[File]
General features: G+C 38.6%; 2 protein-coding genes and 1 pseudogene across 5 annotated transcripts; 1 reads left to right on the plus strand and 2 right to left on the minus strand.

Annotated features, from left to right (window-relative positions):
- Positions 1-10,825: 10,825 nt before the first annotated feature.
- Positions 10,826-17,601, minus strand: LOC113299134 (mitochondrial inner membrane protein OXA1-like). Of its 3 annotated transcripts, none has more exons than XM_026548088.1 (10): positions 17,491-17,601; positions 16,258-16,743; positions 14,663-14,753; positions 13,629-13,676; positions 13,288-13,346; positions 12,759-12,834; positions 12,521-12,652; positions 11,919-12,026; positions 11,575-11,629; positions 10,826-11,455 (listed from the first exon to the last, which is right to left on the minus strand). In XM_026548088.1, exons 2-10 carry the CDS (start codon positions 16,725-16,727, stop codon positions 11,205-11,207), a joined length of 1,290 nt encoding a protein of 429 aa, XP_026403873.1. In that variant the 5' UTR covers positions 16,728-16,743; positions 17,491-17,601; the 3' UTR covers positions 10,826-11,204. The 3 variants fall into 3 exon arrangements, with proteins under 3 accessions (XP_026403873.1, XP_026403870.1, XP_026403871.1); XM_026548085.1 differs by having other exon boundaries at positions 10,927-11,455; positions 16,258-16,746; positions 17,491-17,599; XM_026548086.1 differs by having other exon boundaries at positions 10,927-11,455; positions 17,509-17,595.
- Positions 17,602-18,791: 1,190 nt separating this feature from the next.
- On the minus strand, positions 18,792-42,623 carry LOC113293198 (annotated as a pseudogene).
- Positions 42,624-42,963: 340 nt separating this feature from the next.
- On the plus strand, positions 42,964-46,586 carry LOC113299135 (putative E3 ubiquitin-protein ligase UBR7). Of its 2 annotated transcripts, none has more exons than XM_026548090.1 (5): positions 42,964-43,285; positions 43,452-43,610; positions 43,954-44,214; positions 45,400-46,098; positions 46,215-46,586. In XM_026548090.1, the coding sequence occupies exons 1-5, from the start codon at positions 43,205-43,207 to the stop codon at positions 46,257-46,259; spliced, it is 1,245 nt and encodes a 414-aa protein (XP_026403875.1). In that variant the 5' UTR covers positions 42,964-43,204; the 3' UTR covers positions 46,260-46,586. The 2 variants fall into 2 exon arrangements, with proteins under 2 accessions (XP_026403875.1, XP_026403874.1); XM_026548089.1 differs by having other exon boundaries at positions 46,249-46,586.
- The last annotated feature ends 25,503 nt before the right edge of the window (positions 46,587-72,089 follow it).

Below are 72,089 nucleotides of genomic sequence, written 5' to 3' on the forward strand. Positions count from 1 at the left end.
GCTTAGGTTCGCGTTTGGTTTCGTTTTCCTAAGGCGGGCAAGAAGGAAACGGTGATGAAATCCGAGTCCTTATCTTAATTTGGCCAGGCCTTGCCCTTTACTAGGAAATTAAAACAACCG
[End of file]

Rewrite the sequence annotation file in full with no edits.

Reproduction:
General features: G+C 38.6%; 2 protein-coding genes and 1 pseudogene across 5 annotated transcripts; 1 reads left to right on the plus strand and 2 right to left on the minus strand.

Annotated features, from left to right (window-relative positions):
- Positions 1-10,825: 10,825 nt before the first annotated feature.
- Positions 10,826-17,601, minus strand: LOC113299134 (mitochondrial inner membrane protein OXA1-like). Of its 3 annotated transcripts, none has more exons than XM_026548088.1 (10): positions 17,491-17,601; positions 16,258-16,743; positions 14,663-14,753; positions 13,629-13,676; positions 13,288-13,346; positions 12,759-12,834; positions 12,521-12,652; positions 11,919-12,026; positions 11,575-11,629; positions 10,826-11,455 (listed from the first exon to the last, which is right to left on the minus strand). In XM_026548088.1, exons 2-10 carry the CDS (start codon positions 16,725-16,727, stop codon positions 11,205-11,207), a joined length of 1,290 nt encoding a protein of 429 aa, XP_026403873.1. In that variant the 5' UTR covers positions 16,728-16,743; positions 17,491-17,601; the 3' UTR covers positions 10,826-11,204. The 3 variants fall into 3 exon arrangements, with proteins under 3 accessions (XP_026403873.1, XP_026403870.1, XP_026403871.1); XM_026548085.1 differs by having other exon boundaries at positions 10,927-11,455; positions 16,258-16,746; positions 17,491-17,599; XM_026548086.1 differs by having other exon boundaries at positions 10,927-11,455; positions 17,509-17,595.
- Positions 17,602-18,791: 1,190 nt separating this feature from the next.
- On the minus strand, positions 18,792-42,623 carry LOC113293198 (annotated as a pseudogene).
- Positions 42,624-42,963: 340 nt separating this feature from the next.
- On the plus strand, positions 42,964-46,586 carry LOC113299135 (putative E3 ubiquitin-protein ligase UBR7). Of its 2 annotated transcripts, none has more exons than XM_026548090.1 (5): positions 42,964-43,285; positions 43,452-43,610; positions 43,954-44,214; positions 45,400-46,098; positions 46,215-46,586. In XM_026548090.1, the coding sequence occupies exons 1-5, from the start codon at positions 43,205-43,207 to the stop codon at positions 46,257-46,259; spliced, it is 1,245 nt and encodes a 414-aa protein (XP_026403875.1). In that variant the 5' UTR covers positions 42,964-43,204; the 3' UTR covers positions 46,260-46,586. The 2 variants fall into 2 exon arrangements, with proteins under 2 accessions (XP_026403875.1, XP_026403874.1); XM_026548089.1 differs by having other exon boundaries at positions 46,249-46,586.
- The last annotated feature ends 25,503 nt before the right edge of the window (positions 46,587-72,089 follow it).

Below are 72,089 nucleotides of genomic sequence, written 5' to 3' on the forward strand. Positions count from 1 at the left end.
GCTTAGGTTCGCGTTTGGTTTCGTTTTCCTAAGGCGGGCAAGAAGGAAACGGTGATGAAATCCGAGTCCTTATCTTAATTTGGCCAGGCCTTGCCCTTTACTAGGAAATTAAAACAACCG